Voile has manufactured splitboards longer than anybody else on the planet. The Revelator is their latest offering and it's no surprise that it rides quite well. Across a variety of conditions, this splitboard provides a solid riding experience. The width is slightly wider than most of the splits in our review, which allows it to be an option for folks with somewhat bigger feet (size 10+) that don't quite need a mega wide board.
Catching air on the Voile Revelator.
The early rise rocker, 6.3mm high nose, and 8mm of taper, combine to float this split better than a quick glance would suggest. Perhaps a part of this surprising powder performance is the slightly wider than average waist width which provides more float. We might not notice a few millimeters of extra width, but over the length of a splitboard, it adds up to a significant amount of additional surface area. This contender was one of our highest scoring boards for riding powder; reports were consistently positive about how fun it was shredding the soft stuff.
For such a light board, this model is relatively stiff and performs fine on firm snow. It features a fairly traditional wide camber profile that improves edge grip while traversing on firm steeps or just cruising on firm snow in general. When holding on edge on super steep firm snow, that extra couple millimeters of waist width might be very helpful for folks with above average boot size for their weight, who are looking to avoid "booting out" when their heels or toe hit the snow, which can cause the board edge to lose contact. If bombing down firm steep snow is your niche, our testers tended to see better performance when riding the Jones Solution.
As one of the lighter boards in our review at 6lbs 6oz, this split was a joy to use while ascending the slopes. The traditional camber under foot also helps maintain skin contact and thus grip while climbing. The stiffness also helps reasonably well when traversing on steep side hill sections. While this performance is of course somewhat relative to the weight of the rider, our experience was that this model comfortably handled these challenging conditions. Breaking trail in powder worked fairly well, as the early rise nose did a better than expected job floating to the top of the snow.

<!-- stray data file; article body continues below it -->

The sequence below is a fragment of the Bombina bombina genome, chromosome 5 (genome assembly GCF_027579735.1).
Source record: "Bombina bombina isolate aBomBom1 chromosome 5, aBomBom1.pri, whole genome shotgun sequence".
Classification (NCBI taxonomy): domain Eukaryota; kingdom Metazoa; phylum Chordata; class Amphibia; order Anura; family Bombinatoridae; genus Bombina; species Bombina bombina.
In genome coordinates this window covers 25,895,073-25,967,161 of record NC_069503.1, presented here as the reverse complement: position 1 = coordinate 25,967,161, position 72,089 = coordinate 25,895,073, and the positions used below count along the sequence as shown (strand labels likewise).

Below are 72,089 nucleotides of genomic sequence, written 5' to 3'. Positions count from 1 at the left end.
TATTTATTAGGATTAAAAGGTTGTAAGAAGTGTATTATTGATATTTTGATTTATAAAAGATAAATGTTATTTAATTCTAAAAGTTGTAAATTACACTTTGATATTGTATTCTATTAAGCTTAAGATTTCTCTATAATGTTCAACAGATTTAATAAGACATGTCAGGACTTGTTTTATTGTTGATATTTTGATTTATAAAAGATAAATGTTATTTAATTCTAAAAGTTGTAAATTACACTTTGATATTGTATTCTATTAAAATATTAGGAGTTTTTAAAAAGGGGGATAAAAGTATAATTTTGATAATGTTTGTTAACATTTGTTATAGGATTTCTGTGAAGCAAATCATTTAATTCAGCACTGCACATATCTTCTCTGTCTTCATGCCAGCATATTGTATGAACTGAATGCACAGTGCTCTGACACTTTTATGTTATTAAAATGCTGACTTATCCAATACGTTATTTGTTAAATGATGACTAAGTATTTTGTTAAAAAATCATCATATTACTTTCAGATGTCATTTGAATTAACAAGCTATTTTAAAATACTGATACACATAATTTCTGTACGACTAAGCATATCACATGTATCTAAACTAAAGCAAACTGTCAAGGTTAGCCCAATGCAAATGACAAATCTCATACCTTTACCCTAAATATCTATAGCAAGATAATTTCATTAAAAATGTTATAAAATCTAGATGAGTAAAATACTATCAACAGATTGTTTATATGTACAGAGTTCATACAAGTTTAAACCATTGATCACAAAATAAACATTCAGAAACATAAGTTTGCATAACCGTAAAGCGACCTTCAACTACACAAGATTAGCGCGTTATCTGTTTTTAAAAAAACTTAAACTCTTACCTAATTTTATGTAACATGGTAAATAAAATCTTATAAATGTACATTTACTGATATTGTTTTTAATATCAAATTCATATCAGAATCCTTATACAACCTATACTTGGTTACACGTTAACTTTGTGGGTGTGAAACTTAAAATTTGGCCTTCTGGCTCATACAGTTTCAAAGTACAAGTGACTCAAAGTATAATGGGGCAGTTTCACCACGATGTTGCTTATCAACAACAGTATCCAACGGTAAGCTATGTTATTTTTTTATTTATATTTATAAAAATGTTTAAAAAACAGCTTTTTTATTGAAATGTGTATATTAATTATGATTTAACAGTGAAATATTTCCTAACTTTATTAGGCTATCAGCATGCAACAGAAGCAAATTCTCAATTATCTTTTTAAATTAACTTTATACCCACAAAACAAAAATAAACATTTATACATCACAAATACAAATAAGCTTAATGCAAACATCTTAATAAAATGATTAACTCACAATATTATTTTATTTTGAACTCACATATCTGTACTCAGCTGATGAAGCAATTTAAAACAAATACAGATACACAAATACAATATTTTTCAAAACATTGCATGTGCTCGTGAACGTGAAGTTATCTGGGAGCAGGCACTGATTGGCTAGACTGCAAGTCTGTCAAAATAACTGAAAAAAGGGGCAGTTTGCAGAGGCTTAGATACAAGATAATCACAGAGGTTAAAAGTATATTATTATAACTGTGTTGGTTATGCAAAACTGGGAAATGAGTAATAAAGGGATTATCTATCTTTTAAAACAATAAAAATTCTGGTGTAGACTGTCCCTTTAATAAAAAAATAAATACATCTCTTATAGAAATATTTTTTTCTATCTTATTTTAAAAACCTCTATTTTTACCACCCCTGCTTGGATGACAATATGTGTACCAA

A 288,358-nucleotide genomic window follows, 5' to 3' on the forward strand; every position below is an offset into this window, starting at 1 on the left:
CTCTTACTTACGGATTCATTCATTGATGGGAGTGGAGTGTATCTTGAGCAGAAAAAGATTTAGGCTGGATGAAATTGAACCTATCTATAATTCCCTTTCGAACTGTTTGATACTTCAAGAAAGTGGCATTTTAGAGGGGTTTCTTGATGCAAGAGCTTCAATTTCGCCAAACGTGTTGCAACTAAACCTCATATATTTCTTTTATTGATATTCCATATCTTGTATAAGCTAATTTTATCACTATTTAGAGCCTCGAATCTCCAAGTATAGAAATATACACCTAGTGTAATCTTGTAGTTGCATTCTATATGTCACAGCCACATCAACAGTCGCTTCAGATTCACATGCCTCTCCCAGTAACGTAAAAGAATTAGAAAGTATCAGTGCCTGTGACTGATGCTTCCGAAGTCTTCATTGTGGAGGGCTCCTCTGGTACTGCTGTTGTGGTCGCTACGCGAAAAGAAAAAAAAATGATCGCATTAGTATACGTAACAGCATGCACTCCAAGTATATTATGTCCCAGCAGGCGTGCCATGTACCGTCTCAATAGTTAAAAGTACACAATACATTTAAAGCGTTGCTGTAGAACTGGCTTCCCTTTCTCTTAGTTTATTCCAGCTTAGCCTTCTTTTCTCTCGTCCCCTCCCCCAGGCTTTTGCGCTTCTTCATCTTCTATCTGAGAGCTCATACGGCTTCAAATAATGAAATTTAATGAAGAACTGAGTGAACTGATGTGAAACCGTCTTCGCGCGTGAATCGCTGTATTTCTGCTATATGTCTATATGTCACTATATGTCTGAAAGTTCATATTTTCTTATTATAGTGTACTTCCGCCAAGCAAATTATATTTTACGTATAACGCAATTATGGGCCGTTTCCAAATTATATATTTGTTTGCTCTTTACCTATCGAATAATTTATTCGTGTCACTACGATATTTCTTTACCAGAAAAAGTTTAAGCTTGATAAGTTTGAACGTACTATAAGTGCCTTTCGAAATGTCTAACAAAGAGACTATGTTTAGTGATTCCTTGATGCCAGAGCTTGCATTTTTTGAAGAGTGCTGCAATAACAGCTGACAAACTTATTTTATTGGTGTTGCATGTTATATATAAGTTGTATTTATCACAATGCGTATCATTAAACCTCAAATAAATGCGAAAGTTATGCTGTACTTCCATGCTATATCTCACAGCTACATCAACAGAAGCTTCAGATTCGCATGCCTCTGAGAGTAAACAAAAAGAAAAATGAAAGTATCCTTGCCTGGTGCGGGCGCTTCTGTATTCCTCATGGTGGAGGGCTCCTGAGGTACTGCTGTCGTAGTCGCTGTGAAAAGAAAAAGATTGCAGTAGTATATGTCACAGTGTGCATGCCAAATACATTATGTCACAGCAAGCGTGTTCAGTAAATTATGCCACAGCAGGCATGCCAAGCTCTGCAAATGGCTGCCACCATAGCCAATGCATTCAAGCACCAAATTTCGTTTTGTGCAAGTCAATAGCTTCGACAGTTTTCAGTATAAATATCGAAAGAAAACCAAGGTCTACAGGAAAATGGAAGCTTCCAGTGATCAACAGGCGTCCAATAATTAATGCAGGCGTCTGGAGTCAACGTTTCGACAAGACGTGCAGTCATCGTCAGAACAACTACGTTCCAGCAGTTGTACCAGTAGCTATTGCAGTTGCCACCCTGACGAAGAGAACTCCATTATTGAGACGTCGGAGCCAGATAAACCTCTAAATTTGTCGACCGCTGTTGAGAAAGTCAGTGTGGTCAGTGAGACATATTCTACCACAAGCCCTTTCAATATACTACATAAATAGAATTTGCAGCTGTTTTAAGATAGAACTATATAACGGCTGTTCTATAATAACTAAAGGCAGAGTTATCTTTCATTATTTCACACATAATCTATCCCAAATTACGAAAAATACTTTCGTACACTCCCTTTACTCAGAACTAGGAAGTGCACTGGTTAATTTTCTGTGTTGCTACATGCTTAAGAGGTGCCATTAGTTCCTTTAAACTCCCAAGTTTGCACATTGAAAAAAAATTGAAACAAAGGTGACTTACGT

6 lb 4.8 oz weight of Voile Revelator.
This splitboard has a channel puck system. It comes with Voile pucks canted at 2.5 degrees.
This board scored well above average in the playful ratings. On feature-filled pow fields, we all enjoyed hucking and testing their air sense. It wasn't the most freestyle focused board, but it was certainly a fun ride that allowed for a bit of playful trickery.
Voile deserves Karma credit for being the first manufacturer to make splitboards. This splitboard has a totally capable and modern design that is also one of the most affordable boards in our review.
The Voile Revelator is a highly versatile splitboard. It would make an excellent first splitboard for someone wanting to get a split without breaking the bank. The channel puck system makes it simple to slide the bindings towards the tail to increase float for epic powder days and then move them back towards center for firm days as well.
At $650, this board should be considered by anyone on a budget who wants a lightweight but quality splitboard. While some folks might knock off points for the Cap Construction, we appreciated the light weight and had no durability issues during our testing.
While it missed out on an award, the Revelator is a great option for those that are cost conscious and in search of a splitboard. Not only is it representative of a great value, but it also has an impressively low weight; these two factors are not often found in the same board. From powder days to huge climbs, the Revelator is worthy splitboard.